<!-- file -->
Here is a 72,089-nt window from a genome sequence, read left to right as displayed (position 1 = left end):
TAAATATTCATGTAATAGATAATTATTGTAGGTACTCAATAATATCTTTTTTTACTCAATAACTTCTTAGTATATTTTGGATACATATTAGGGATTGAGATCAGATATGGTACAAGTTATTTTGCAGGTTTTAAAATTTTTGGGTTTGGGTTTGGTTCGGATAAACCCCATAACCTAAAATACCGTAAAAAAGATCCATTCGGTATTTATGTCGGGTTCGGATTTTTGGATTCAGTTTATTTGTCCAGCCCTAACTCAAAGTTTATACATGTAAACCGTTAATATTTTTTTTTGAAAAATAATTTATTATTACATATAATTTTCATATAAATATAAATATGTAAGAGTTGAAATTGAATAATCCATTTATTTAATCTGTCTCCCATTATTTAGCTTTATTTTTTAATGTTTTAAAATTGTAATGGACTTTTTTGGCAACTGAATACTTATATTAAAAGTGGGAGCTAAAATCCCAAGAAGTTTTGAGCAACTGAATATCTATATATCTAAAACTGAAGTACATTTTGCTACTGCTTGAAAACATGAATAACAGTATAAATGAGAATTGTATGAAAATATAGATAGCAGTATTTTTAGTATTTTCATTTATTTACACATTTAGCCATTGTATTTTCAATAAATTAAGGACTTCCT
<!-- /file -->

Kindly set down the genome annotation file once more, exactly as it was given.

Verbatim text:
Here is a 72,089-nt window from a genome sequence, read left to right as displayed (position 1 = left end):
TAAATATTCATGTAATAGATAATTATTGTAGGTACTCAATAATATCTTTTTTTACTCAATAACTTCTTAGTATATTTTGGATACATATTAGGGATTGAGATCAGATATGGTACAAGTTATTTTGCAGGTTTTAAAATTTTTGGGTTTGGGTTTGGTTCGGATAAACCCCATAACCTAAAATACCGTAAAAAAGATCCATTCGGTATTTATGTCGGGTTCGGATTTTTGGATTCAGTTTATTTGTCCAGCCCTAACTCAAAGTTTATACATGTAAACCGTTAATATTTTTTTTTGAAAAATAATTTATTATTACATATAATTTTCATATAAATATAAATATGTAAGAGTTGAAATTGAATAATCCATTTATTTAATCTGTCTCCCATTATTTAGCTTTATTTTTTAATGTTTTAAAATTGTAATGGACTTTTTTGGCAACTGAATACTTATATTAAAAGTGGGAGCTAAAATCCCAAGAAGTTTTGAGCAACTGAATATCTATATATCTAAAACTGAAGTACATTTTGCTACTGCTTGAAAACATGAATAACAGTATAAATGAGAATTGTATGAAAATATAGATAGCAGTATTTTTAGTATTTTCATTTATTTACACATTTAGCCATTGTATTTTCAATAAATTAAGGACTTCCT